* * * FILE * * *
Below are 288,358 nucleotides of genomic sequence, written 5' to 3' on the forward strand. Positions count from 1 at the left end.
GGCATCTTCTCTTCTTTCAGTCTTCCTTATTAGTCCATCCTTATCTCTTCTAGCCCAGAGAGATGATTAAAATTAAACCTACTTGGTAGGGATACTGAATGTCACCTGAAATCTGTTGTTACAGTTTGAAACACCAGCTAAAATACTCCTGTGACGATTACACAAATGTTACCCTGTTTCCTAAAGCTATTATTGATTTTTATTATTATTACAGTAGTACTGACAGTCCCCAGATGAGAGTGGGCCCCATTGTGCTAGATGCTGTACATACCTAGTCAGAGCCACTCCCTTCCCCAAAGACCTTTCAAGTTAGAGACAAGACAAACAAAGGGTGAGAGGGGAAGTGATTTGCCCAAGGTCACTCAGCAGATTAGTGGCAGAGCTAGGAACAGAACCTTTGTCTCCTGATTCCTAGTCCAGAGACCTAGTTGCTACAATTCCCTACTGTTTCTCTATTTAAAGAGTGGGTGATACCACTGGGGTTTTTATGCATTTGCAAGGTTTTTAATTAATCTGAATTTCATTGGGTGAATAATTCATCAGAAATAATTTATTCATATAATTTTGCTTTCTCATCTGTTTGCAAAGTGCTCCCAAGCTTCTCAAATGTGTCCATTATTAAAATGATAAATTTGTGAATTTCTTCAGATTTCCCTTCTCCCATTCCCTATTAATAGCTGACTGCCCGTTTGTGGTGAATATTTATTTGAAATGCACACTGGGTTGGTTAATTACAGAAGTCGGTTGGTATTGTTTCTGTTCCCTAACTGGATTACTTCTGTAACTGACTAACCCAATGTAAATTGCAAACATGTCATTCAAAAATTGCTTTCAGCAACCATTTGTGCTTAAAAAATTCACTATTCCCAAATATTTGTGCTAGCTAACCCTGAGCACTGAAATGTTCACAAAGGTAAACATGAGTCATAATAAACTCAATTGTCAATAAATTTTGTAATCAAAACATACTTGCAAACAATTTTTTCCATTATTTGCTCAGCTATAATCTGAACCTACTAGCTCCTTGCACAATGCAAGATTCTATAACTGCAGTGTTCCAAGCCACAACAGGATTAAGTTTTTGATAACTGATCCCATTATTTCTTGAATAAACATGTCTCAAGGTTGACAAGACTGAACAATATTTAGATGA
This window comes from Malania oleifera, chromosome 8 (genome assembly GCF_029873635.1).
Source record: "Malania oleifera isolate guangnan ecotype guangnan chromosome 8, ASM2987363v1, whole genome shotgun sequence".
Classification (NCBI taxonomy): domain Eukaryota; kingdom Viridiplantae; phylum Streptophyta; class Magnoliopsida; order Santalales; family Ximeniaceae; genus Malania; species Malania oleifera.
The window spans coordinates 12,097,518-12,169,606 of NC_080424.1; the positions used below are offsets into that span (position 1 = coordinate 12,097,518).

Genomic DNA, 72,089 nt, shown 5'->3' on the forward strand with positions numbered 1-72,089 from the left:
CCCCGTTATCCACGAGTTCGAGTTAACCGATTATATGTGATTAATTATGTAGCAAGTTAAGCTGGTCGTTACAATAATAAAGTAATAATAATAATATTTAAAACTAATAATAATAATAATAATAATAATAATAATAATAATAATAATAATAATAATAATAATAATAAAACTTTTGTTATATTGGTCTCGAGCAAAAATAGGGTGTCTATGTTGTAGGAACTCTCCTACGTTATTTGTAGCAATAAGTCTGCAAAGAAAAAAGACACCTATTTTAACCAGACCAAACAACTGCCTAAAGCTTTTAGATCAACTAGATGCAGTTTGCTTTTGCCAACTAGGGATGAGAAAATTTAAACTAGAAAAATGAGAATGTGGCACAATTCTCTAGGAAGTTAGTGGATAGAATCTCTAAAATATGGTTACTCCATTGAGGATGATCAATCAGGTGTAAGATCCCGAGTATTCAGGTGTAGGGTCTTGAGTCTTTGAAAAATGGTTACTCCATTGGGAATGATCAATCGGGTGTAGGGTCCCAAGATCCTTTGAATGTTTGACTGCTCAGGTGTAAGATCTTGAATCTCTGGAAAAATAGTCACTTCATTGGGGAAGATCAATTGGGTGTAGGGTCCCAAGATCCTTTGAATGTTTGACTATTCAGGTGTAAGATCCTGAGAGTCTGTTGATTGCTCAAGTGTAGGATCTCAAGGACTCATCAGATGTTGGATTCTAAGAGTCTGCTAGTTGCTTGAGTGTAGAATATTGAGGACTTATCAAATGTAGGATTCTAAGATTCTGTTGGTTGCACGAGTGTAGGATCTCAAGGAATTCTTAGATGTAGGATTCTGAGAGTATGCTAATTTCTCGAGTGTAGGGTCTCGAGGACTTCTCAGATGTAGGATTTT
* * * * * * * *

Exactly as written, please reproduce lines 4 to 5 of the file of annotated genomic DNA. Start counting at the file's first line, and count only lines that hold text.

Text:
Source record: "Malania oleifera isolate guangnan ecotype guangnan chromosome 8, ASM2987363v1, whole genome shotgun sequence".
Classification (NCBI taxonomy): domain Eukaryota; kingdom Viridiplantae; phylum Streptophyta; class Magnoliopsida; order Santalales; family Ximeniaceae; genus Malania; species Malania oleifera.